How much should you spend on new hardwood flooring?
BY JOHN KOLBASKA, OWNER
Who said shopping for hardwood flooring was fun? There are so many factors involved, it’s overwhelming trying to figure out where to begin.
- What kind of wood do I want?
- What color?
- Do I want prefinished or unfinished?
- Should I do the dining room and kitchen?
- But can I really afford to do both?
- Is it worth investing in hardwood or should I go with laminate?
Step number one is understanding the options. There are two types of hardwood floors you can put in your home — prefinished or unfinished. Prefinished hardwood floors are more common these days because they’re site finished at the manufacturer. The manufacturer mills the product, makes the boards, sprays a stain and then a finish, packages it, and ships it out to the store where it can be purchased, installed and you can walk on it right away. Nothing further is needed.
Unfinished hardwood flooring is installed the same way as prefinished, the only difference being after the boards are laid, the floor has to be sanded, stained and finished on site — around 3 to 4 coats. Because of this, the floor isn’t ready to walk on right away. Some people like this method as it adds a more traditional look, so if you don’t mind waiting a few extra days, then go for it.
Prefinished and Unfinished Costs With Installation
There are no dramatic cost differences between the two options, it’s really up to preference, but you will pay more for the materials for prefinished hardwood flooring since the finish is already applied by the manufacturer.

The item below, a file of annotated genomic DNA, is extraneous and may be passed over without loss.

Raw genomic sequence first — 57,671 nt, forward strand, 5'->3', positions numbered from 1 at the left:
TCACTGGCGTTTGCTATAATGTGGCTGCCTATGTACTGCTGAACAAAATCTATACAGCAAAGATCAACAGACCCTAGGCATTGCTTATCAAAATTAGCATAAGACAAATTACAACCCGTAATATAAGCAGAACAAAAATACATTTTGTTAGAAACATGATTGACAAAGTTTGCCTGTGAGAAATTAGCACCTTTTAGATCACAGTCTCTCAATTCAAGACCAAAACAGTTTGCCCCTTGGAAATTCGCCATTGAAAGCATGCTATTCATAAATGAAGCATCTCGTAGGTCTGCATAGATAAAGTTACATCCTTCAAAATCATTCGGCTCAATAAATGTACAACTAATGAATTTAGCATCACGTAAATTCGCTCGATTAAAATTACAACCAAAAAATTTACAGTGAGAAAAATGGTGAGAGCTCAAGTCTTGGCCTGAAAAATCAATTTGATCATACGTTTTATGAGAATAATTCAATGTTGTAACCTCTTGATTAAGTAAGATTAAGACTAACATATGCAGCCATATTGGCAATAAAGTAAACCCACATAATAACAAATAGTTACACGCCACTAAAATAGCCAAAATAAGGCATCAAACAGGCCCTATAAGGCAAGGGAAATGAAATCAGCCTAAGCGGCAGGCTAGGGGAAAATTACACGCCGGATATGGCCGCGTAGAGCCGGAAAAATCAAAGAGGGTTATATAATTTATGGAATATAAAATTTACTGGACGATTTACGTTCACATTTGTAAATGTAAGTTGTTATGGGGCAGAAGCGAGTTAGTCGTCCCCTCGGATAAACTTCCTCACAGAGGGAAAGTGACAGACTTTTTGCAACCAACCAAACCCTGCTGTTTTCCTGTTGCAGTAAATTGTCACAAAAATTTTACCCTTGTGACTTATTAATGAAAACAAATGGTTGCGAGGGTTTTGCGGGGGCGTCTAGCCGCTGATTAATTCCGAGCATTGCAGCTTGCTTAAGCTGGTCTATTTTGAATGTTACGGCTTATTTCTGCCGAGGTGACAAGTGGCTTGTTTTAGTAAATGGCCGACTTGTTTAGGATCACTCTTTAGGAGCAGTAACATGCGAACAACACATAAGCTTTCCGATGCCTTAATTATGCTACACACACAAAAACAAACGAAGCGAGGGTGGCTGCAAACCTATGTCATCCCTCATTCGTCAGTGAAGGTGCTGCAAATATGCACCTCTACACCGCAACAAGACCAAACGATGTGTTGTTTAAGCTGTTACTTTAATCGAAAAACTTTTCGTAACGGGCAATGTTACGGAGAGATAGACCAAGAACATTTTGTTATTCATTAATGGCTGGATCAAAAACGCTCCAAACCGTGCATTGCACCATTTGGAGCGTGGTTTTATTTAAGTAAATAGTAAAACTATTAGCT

For good prefinished hardwood flooring you’re going to pay anywhere in the $4 per square foot range on the low-end up to $12 on average. There are also some high-end manufacturers that are manufacturing reclaimed prefinished products including wide plank boards for $15-$20 per square foot.
Keep in mind, the wider the board, the more money you’re going to dish out, and when you go over 5 inches in width, the installer should glue and nail down the boards into a plywood subfloor, which is an added cost.
For unfinished, the material is generally cheaper. Oak, for example, can cost between $3-$5 per square foot. You’re just going to pay for the site finishing, which can range from $2.50-$3.50 per square foot on top of material and installation.
Many things can add to the cost. If you have existing carpet, hardwood flooring or tile that has to be torn up, that’s more money. Hauling away of the materials is extra as well as the moldings and transitional pieces, which most forget. Sometimes the subfloor has to be prepared. If it’s not flat or leveled properly, proper steps must be taken to make sure it’s up to the manufacturer’s standards in order to be installed. That being said, subfloor prep usually ads $3-$5 per square on top of the project.
Beware of $0.99-$1.99 per square foot hardwood flooring deals
Just like anything else, there are retailers that will advertise ridiculously low prices, but it doesn’t mean that you’re getting a deal. You’ll see $0.99-$1.99 per square foot in say, a circular, so you go racing over to the store to see what’s left and that’s one of the problems. Is there enough left?
“What you find from those retailers is they’ll buy these off good products from a manufacturer that closed and have 20,000 square feet of it,” said The Men With Tools Owner John Kolbaska. “They purchase a large quantity and then sell out within a day or two. They advertise these ridiculous prices to lure you into their store only to find it’s been sold out”.
“If you do find these products available, you have to keep in mind that the original manufacturer has sold this product off to the retailer because there are defects in the finish and materials. Typically, if you’re paying less than $4 per square foot for solid prefinished hardwood, there’s usually a very good reason for it.”